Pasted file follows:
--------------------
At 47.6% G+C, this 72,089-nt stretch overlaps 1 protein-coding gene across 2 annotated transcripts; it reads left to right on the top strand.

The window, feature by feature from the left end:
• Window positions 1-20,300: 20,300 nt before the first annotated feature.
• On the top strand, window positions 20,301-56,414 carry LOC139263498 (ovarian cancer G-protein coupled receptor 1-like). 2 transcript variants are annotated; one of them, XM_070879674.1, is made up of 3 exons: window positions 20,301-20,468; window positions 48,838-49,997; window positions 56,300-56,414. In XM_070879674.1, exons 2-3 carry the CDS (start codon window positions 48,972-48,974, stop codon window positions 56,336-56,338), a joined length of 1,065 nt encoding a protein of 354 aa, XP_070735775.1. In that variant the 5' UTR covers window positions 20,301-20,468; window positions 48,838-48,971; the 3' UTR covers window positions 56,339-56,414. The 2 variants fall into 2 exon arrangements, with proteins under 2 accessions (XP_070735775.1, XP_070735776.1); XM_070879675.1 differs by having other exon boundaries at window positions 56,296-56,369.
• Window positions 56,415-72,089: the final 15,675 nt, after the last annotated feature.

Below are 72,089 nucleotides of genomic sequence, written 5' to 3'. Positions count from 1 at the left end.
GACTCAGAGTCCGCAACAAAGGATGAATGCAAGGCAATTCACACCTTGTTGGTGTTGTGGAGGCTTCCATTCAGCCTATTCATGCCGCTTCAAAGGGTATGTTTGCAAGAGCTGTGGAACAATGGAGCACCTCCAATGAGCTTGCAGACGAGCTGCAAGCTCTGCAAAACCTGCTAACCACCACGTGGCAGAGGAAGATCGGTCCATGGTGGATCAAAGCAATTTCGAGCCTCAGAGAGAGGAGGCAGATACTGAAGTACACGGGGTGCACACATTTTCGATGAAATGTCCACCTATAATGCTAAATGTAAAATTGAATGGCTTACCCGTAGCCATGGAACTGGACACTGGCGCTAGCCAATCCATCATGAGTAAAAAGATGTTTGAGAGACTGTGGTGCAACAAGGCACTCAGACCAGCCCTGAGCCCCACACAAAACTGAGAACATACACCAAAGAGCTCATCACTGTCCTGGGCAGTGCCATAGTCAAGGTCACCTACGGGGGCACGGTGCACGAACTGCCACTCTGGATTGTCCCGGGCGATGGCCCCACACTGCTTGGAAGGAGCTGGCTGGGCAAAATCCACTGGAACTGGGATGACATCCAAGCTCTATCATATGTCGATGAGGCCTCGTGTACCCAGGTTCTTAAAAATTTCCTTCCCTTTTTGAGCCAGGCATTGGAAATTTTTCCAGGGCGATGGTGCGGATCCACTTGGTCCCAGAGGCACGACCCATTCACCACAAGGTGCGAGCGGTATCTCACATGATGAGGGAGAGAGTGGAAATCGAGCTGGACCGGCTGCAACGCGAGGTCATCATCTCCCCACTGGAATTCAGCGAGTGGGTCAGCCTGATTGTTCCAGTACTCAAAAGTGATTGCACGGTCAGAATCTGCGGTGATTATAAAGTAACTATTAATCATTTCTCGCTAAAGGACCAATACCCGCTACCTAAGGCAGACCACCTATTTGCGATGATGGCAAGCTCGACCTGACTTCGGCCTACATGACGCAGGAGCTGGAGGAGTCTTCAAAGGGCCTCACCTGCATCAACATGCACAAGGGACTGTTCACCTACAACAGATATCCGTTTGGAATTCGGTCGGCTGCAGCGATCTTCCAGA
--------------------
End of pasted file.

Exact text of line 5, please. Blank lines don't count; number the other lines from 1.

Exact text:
• Window positions 56,415-72,089: the final 15,675 nt, after the last annotated feature.